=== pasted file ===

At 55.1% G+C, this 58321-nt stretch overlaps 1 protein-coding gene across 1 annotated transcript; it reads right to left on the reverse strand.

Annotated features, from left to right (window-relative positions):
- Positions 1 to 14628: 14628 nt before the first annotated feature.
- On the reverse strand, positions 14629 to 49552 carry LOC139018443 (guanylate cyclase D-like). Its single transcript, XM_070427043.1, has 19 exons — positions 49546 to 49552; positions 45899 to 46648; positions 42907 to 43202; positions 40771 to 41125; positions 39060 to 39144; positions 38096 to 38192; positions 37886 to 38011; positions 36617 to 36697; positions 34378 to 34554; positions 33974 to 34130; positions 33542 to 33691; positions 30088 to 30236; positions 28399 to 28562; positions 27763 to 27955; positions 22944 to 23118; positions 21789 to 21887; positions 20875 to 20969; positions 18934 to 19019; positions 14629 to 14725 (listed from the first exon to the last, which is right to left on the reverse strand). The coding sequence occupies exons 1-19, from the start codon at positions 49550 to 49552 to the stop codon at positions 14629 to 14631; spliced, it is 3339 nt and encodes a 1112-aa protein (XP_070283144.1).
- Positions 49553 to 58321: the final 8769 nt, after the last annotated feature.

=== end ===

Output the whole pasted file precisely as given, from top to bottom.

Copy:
At 55.1% G+C, this 58321-nt stretch overlaps 1 protein-coding gene across 1 annotated transcript; it reads right to left on the reverse strand.

Annotated features, from left to right (window-relative positions):
- Positions 1 to 14628: 14628 nt before the first annotated feature.
- On the reverse strand, positions 14629 to 49552 carry LOC139018443 (guanylate cyclase D-like). Its single transcript, XM_070427043.1, has 19 exons — positions 49546 to 49552; positions 45899 to 46648; positions 42907 to 43202; positions 40771 to 41125; positions 39060 to 39144; positions 38096 to 38192; positions 37886 to 38011; positions 36617 to 36697; positions 34378 to 34554; positions 33974 to 34130; positions 33542 to 33691; positions 30088 to 30236; positions 28399 to 28562; positions 27763 to 27955; positions 22944 to 23118; positions 21789 to 21887; positions 20875 to 20969; positions 18934 to 19019; positions 14629 to 14725 (listed from the first exon to the last, which is right to left on the reverse strand). The coding sequence occupies exons 1-19, from the start codon at positions 49550 to 49552 to the stop codon at positions 14629 to 14631; spliced, it is 3339 nt and encodes a 1112-aa protein (XP_070283144.1).
- Positions 49553 to 58321: the final 8769 nt, after the last annotated feature.